Prostate cancer is the leading cause of mortality in North-American men and as a result many are forced to the clinic for some rather invasive biopsies, but thanks to some cool epigenetics involving lncRNAs, those once dreaded trips to the doctor’s office may soon be replaced a much less invasive urine test. Ranjan Perera and crew from Sanford-Burnham Medical Research Institute (Orlando) have turned some extensive lncRNA characterization into a biomarker screen for an early detection of prostate cancer. By examining the complex lncRNA-omics they noticed a distinct profile:
- Several lncRNAs that are present in both prostate cancer cell lines and patients samples.
- Homing in on six of the lncRNAs (AK024556, XLOC_007697, LOC100287482, XLOC_005327, XLOC_008559, and XLOC_009911) they noticed that in addition to the more traditional biopsy the markers also held true in the much more easily obtained urine samples (when compared to matched controls).
- A clinical screening assay was then developed based on Chromogenic in situ hybridization (CISH).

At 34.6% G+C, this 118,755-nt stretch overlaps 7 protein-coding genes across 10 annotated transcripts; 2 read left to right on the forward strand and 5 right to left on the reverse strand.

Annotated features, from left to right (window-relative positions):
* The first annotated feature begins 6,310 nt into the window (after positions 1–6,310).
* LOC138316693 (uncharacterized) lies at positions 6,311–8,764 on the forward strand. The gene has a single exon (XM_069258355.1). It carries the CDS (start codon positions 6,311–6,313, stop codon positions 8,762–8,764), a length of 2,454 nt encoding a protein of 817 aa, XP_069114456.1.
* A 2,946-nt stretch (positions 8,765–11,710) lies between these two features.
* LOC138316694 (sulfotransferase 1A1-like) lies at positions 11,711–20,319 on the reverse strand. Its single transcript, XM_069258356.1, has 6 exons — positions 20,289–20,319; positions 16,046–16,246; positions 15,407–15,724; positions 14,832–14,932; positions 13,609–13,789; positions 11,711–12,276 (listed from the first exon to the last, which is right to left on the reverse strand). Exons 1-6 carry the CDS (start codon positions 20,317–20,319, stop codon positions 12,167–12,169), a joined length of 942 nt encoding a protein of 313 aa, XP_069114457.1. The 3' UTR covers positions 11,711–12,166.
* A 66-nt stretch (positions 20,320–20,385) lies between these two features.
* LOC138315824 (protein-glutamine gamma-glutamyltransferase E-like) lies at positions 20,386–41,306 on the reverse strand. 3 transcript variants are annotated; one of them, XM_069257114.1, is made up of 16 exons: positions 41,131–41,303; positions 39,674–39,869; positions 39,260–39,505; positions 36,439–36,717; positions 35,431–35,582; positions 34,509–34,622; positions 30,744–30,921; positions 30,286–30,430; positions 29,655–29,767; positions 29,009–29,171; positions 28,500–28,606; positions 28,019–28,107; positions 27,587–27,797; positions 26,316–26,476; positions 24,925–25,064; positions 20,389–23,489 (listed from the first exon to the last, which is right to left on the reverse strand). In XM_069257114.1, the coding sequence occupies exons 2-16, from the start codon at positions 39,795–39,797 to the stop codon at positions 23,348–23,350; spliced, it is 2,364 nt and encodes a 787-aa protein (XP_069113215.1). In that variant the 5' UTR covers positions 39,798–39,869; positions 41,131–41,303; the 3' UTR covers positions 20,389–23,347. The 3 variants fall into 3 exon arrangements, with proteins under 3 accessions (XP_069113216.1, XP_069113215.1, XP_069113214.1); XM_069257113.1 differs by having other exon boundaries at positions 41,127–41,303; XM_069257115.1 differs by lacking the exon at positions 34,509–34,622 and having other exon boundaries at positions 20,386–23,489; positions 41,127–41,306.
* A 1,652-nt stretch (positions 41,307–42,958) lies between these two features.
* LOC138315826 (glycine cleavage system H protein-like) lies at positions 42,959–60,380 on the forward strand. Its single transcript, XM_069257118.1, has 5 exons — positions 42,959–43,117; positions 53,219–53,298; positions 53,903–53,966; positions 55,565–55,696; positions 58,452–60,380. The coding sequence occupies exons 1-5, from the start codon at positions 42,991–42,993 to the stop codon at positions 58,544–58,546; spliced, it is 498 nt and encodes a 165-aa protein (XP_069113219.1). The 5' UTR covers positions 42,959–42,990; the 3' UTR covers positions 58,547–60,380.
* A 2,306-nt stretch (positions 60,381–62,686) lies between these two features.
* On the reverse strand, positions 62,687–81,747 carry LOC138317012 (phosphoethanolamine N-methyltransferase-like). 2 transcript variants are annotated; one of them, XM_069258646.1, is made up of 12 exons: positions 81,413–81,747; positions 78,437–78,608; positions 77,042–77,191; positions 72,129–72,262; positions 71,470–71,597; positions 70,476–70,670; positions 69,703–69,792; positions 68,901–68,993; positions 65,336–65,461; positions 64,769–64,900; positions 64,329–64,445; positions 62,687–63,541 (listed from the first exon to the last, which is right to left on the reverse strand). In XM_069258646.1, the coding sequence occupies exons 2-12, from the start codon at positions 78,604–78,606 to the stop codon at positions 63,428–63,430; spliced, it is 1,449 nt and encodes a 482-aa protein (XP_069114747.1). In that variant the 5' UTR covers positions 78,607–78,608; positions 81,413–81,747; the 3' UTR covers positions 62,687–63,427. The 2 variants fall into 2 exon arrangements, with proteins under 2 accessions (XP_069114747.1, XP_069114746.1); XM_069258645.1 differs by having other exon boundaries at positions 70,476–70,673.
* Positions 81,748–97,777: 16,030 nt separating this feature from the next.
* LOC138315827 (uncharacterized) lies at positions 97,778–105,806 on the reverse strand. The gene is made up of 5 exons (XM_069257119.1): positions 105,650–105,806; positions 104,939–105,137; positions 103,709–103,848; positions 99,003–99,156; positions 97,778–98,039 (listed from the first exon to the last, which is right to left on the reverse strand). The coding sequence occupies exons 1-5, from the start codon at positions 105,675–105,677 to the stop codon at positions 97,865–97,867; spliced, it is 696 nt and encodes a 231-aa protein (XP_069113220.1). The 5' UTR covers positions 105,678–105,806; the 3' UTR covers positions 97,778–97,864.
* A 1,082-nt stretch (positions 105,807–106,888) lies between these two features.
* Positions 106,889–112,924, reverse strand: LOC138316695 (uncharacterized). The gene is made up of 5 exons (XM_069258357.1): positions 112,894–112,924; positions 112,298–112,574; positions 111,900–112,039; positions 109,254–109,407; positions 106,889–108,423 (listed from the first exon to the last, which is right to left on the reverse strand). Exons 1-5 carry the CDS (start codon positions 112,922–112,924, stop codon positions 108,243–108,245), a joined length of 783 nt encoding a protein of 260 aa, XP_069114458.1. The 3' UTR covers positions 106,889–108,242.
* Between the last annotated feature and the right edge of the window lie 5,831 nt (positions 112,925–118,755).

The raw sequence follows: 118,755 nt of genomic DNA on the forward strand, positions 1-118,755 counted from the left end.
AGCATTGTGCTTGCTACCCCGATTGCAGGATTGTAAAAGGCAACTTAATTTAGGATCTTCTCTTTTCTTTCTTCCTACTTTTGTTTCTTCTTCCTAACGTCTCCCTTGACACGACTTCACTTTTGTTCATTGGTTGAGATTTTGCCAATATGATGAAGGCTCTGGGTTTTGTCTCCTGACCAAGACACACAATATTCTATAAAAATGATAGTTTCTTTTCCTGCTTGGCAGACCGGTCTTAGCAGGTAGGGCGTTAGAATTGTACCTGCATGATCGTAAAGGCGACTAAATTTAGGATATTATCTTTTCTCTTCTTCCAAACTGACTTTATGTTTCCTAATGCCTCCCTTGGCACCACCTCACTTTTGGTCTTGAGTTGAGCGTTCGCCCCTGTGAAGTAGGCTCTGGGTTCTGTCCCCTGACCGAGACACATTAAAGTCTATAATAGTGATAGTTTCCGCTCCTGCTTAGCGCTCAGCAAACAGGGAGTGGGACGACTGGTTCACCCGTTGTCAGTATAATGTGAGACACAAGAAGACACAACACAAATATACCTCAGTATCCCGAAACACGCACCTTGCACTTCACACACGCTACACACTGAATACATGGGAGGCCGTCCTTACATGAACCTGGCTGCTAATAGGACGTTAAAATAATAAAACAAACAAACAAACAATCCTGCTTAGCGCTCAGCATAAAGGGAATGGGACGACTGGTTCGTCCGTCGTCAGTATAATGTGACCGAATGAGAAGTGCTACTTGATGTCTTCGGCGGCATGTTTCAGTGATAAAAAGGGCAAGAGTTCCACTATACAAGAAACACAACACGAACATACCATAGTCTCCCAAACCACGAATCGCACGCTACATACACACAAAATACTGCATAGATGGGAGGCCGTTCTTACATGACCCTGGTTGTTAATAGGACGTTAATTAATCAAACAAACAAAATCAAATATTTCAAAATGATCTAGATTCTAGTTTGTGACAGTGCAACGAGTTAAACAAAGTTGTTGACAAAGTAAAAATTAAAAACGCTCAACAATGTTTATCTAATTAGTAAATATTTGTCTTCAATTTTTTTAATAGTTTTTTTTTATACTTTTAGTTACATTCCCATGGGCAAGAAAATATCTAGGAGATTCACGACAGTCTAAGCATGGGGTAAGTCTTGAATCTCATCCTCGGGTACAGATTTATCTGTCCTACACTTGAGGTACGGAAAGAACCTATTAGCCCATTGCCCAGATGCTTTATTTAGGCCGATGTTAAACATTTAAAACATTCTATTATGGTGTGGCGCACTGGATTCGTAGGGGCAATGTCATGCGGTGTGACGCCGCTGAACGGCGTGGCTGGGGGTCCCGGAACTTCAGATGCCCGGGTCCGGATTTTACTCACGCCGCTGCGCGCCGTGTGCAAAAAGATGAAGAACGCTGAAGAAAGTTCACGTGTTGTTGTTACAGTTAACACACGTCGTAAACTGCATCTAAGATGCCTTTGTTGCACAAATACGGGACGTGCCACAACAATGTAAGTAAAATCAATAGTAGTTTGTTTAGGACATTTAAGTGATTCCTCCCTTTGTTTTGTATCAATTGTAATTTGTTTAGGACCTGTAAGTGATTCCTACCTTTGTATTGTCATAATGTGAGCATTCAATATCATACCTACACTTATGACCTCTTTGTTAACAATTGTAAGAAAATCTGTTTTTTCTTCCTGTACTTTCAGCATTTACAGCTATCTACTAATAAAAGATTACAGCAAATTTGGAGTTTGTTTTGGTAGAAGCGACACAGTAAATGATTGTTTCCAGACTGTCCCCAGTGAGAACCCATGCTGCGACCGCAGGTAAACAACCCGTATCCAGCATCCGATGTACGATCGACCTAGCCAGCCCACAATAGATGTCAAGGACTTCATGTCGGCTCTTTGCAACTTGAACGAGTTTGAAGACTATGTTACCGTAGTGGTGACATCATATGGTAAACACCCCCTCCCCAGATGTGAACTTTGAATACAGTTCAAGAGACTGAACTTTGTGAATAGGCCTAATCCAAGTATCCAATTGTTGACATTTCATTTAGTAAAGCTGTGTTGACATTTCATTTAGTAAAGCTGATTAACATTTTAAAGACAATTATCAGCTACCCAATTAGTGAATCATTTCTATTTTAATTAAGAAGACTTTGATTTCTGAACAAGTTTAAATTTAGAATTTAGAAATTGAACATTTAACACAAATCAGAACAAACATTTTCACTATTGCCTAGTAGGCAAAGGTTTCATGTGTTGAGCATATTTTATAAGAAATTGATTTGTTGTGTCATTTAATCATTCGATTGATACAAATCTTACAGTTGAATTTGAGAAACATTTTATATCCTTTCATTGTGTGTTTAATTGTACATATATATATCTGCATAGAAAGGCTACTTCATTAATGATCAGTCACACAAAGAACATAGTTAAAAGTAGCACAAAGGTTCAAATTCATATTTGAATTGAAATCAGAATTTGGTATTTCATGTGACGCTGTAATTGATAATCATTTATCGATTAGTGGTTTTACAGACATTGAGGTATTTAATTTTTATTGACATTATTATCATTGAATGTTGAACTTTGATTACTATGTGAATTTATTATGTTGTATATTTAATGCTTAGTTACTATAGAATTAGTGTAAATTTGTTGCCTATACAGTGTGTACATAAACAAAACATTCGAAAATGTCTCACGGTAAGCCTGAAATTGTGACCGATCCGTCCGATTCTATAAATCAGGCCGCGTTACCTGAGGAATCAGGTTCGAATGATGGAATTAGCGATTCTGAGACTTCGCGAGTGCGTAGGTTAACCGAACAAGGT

Noting some of cancers famous heterogeneity, they observed that the LncRNA AK024556 (SPRY4- IT1) was highly upregulated in one human prostate cancer cell line (PC3), but not in another (LNCaP). By using some siRNA knock-down of SPRY4-IT1 in the PC3 cells, they noted inhibitions to cell proliferation and invasion and in increase in the ever so desired cell apoptosis. Ultimately the team”believe[s] that these results will set the stage for more extensive studies to develop novel lncRNA-based diagnostic assays for early prostate cancer detection, and will help to distinguish benign prostate cancer from precancerous lesions” at a fraction of the pain. Learn more about how non-invasive peripheral tissue screening can pave the way for molecular diagnostics at Journal of Molecular Diagnostics, November 2014